Clark County employees have not received a raise in years and have seen the county’s contribution to their retirement funds disappear. The county commissioners declined to add more to their burden.
The commissioners voted unanimously Thursday not to pass along increases to the county’s health insurance plan to the employees.
“They’ve sacrificed enough,” said Commissioner Rick Stephenson.
The move means that the county will have to rewrite its economic development income tax, or EDIT, plan. EDIT funds currently pay for health insurance and the bonds that fund the county building authority.
“How much we change [the EDIT plan], we’ll have to see,” said Commissioners President Jack Coffman.
The total increase to the county’s health insurance costs this coming plan year is about $566,000. It could have been $100,000 more than that, but the commissioners elected to increase maximum out-of-pocket expenses at their meeting April 23, Commissioner John Perkins noted.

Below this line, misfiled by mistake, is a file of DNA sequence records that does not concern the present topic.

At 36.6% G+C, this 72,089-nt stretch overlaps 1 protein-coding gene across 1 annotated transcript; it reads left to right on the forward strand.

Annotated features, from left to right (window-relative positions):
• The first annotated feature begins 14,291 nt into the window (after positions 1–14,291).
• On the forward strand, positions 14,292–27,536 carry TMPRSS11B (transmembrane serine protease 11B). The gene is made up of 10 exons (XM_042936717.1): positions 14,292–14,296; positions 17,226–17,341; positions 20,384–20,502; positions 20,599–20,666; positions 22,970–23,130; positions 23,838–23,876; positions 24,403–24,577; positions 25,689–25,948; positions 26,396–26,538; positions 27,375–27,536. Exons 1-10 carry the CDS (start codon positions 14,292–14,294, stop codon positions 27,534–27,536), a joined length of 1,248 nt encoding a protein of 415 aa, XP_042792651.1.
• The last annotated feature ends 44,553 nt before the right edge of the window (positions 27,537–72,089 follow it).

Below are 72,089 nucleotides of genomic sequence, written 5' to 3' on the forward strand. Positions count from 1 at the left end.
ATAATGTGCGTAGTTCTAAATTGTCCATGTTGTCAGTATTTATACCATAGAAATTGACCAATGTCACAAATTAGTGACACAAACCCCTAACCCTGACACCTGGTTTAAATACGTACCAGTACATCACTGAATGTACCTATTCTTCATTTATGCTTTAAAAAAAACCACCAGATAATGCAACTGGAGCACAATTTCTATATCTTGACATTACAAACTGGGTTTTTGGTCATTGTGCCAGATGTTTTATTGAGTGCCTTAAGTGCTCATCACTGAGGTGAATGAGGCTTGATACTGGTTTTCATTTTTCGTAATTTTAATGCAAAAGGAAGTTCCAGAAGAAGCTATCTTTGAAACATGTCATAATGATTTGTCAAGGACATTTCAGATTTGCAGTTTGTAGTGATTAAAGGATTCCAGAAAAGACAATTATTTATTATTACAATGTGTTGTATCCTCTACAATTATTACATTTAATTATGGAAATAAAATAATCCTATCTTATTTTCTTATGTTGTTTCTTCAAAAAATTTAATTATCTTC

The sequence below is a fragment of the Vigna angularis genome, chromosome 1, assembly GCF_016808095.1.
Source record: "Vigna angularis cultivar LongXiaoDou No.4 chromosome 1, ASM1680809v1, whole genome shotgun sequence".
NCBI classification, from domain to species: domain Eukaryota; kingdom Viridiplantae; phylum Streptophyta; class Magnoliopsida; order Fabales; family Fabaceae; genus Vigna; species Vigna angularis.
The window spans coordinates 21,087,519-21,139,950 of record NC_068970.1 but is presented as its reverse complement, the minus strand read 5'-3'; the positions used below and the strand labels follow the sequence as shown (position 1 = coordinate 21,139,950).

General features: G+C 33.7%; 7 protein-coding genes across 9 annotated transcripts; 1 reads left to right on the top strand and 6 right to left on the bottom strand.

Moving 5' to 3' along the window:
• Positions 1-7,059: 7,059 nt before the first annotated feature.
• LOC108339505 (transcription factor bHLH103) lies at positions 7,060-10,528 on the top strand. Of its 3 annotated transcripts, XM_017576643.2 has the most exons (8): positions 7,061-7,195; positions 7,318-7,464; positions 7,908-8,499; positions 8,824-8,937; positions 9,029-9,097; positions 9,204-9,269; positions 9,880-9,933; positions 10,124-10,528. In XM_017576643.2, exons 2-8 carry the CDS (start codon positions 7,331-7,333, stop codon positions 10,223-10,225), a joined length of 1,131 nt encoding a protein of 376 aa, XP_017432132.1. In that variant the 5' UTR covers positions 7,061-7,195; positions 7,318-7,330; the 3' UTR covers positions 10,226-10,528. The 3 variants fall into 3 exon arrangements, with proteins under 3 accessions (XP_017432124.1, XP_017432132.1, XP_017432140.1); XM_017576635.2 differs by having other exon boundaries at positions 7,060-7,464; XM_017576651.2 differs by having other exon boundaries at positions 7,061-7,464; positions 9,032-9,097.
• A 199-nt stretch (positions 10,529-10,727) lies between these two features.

Perkins said that if the county experiences low claims in the early going of the new plan year, the commissioners could transfer some of the EDIT funds back to the building authority to reduce the impact of a potential mandate.
The building authority requires about $970,000 annually to service bonds and maintain the building.
INTERLOCAL AGREEMENT SIGNED
The commissioners unanimously approved an ordinance that includes two interlocal agreements with the city of Jeffersonville for vehicle maintenance and fuel purchasing.
Some county departments were sending vehicles to the city garage to refuel and receive maintenance work, but Jeffersonville’s city council became concerned about liability issues when the informal arrangements came to light, Coffman said.
The health department was getting service on its vehicles, while some sheriff’s department vehicles were fueling up in Jeffersonville, Coffman said.
The cost of labor for service, per the terms of the contract, is $19 an hour.